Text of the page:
With packing completed, we can begin to think about the journey ahead. If you plan to fly to your destination, your pet will have to deal with the rules of the airline. Most pets can often ride in the cabin with you, but only if they meet the size requirements. However, you must contact the airline in advance since only a certain number of animals can be allowed in the cabin at a time as well as ensure that your pet meets all the health and carrier regulations in place. If you choose to pursue the cabin option, be prepared to pass through security with your pet on a leash or in their carrier. If your pet does not meet the size requirements, they may need to be placed with the cargo. If so, try to accommodate as best as you can for them. Try to use direct flights that accommodate the temperature extremes of the season and allow you on the same plane. Prepare by creating travel labels on the carriers and having a picture of your pet on hand, just in case they get lost. In addition, make sure that the airline is well aware that an animal is on board so they can take the necessary precautions as well. While it may be possible for some dogs and cats to fly with you, certain animals with “pushed-in” faces such as pugs, bulldogs, and Persian cats face a greater risk of oxygen deprivation at higher altitudes. Therefore, you may need to weigh the potential risks and consider some alternatives to flight if you own a brachycephalic pet.

If you decide to hit the road with your pet instead, there is so much more to do than just throw them in the back seat and take off. If you are renting a car or using rideshare, know the company’s policy on pets well beforehand. In addition, understand how long your friend can handle a car ride until they become anxious. You can achieve this by driving in increasing increments before the trip. This can help avoid issues in the middle of the drive for you and them. Your animal companion should also be in a secured carrier in the back seat to avoid distractions to the driver. For long trips, feed your dog or cat a light meal a few hours prior to the departure and keep water on hand if they get thirsty. During the ride, give your pet plenty rest stops to exercise and use the restroom, but keep an eye on them and make sure they have proper identification. Most importantly, never keep an animal alone in a parked car. Even if the windows are open, the extreme weather conditions can become too much for your friend and can end up hurting them.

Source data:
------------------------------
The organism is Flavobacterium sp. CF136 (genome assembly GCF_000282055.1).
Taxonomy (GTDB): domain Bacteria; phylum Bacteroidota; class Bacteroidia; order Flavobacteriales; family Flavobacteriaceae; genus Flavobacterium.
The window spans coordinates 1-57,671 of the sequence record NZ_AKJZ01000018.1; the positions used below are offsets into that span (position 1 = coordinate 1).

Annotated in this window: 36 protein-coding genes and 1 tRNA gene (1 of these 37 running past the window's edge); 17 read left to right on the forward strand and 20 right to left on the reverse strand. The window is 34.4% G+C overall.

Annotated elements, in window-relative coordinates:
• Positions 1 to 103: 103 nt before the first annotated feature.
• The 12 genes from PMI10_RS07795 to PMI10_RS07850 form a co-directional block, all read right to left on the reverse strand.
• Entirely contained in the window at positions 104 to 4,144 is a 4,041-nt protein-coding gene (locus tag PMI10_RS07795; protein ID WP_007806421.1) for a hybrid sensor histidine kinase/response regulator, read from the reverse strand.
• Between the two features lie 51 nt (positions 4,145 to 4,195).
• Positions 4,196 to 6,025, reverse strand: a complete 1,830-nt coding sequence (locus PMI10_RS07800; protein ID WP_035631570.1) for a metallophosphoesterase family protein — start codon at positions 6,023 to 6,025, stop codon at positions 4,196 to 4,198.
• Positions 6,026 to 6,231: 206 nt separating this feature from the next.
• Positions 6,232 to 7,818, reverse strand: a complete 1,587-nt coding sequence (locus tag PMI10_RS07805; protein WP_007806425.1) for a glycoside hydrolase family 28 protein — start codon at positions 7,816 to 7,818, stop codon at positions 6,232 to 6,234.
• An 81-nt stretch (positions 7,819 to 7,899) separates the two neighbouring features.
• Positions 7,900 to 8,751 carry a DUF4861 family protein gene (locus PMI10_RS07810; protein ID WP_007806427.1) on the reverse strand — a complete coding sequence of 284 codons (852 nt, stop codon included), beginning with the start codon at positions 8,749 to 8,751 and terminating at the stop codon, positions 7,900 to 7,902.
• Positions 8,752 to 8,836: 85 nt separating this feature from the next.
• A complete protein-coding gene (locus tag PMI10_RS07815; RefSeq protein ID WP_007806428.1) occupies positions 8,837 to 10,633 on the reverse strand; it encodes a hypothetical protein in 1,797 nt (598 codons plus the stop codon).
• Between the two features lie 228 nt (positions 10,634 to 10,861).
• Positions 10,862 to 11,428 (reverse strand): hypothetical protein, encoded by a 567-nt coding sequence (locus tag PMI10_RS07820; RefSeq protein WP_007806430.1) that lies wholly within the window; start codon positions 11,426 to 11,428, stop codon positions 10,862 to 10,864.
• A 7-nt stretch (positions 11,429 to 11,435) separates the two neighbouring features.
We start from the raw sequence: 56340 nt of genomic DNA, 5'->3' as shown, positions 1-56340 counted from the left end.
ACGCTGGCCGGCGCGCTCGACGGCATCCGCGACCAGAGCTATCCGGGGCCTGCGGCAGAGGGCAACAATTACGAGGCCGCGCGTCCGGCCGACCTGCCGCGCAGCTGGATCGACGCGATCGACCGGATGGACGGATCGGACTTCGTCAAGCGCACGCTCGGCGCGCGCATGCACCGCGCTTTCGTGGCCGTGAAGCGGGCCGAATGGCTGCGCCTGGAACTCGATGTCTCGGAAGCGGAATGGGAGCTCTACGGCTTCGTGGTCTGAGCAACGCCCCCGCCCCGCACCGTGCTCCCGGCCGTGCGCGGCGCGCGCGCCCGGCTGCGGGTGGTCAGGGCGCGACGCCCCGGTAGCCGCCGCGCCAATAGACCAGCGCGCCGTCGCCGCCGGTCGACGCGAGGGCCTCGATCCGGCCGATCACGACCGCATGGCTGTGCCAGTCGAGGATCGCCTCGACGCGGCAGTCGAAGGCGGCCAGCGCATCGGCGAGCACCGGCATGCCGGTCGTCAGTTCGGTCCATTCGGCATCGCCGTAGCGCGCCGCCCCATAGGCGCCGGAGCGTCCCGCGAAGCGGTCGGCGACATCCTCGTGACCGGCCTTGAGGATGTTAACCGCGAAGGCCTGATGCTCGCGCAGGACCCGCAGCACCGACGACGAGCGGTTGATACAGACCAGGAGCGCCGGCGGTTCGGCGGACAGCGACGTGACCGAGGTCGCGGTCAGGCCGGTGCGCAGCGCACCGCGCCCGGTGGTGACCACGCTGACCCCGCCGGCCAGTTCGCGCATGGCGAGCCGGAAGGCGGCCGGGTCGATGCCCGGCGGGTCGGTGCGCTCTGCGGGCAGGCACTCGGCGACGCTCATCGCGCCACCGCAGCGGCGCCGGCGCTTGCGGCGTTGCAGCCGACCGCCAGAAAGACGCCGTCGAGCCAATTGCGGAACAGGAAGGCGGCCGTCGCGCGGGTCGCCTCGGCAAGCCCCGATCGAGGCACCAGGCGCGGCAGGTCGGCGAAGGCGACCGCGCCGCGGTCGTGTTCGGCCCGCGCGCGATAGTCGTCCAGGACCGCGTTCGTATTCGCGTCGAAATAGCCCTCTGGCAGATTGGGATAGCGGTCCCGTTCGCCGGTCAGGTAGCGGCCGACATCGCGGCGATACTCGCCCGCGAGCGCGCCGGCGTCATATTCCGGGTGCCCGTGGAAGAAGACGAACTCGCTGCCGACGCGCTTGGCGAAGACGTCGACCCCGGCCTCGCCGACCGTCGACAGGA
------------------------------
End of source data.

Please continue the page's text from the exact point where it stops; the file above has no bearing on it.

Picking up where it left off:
When you finally arrive, you and your companion can now head off to find where you both will be staying during your time here. If you booked a hotel in advance, check that they are pet-friendly or simply allow animals. Even if the hotel allows animals, it is important to clarify that you are in a room that specifically allows them. If you are unsure of the arrangements, most hotels’ sites often specify the animal’s size, type, or weight that they can accommodate. By researching beforehand, you can save time and money, as well as get a well-deserved nap. If you are staying at a friend’s or relatives, let them know you are bringing your pet in case of any allergies or accommodations that need to be met before arrival.

It does not really matter how you and your pet arrive at your destination, as long as you both make it there safe and happy. Regardless of the hassles you may face during travel, remember why you are leaving in the first place. Soon, you will be able to spend time with the people who matter most or relax back at home. Wherever you plan to go, happy travels to you and your pet!

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Dr. Chris Vanderhoof, DVM, MPH

Chris is a seasoned veterinarian with over 15 years of animal health experience in small animal, large/farm animal, equine, and public health fields.